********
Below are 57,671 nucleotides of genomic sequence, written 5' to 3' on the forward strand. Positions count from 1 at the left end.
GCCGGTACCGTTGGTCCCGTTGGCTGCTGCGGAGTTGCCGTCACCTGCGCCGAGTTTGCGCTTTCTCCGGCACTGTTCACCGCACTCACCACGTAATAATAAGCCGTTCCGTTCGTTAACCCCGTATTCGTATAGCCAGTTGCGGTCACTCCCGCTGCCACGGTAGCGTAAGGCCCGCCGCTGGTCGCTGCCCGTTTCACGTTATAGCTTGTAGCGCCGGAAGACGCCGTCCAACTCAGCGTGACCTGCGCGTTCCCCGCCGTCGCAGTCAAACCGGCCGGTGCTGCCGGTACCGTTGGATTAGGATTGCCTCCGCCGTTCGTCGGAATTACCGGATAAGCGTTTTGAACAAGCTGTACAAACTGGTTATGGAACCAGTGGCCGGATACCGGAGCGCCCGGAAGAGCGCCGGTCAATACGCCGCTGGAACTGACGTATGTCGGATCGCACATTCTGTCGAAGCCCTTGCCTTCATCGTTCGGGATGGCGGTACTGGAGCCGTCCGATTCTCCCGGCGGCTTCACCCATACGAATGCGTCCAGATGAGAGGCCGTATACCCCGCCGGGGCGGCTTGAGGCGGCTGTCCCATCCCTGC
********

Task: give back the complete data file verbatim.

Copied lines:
Below are 57,671 nucleotides of genomic sequence, written 5' to 3' on the forward strand. Positions count from 1 at the left end.
GCCGGTACCGTTGGTCCCGTTGGCTGCTGCGGAGTTGCCGTCACCTGCGCCGAGTTTGCGCTTTCTCCGGCACTGTTCACCGCACTCACCACGTAATAATAAGCCGTTCCGTTCGTTAACCCCGTATTCGTATAGCCAGTTGCGGTCACTCCCGCTGCCACGGTAGCGTAAGGCCCGCCGCTGGTCGCTGCCCGTTTCACGTTATAGCTTGTAGCGCCGGAAGACGCCGTCCAACTCAGCGTGACCTGCGCGTTCCCCGCCGTCGCAGTCAAACCGGCCGGTGCTGCCGGTACCGTTGGATTAGGATTGCCTCCGCCGTTCGTCGGAATTACCGGATAAGCGTTTTGAACAAGCTGTACAAACTGGTTATGGAACCAGTGGCCGGATACCGGAGCGCCCGGAAGAGCGCCGGTCAATACGCCGCTGGAACTGACGTATGTCGGATCGCACATTCTGTCGAAGCCCTTGCCTTCATCGTTCGGGATGGCGGTACTGGAGCCGTCCGATTCTCCCGGCGGCTTCACCCATACGAATGCGTCCAGATGAGAGGCCGTATACCCCGCCGGGGCGGCTTGAGGCGGCTGTCCCATCCCTGC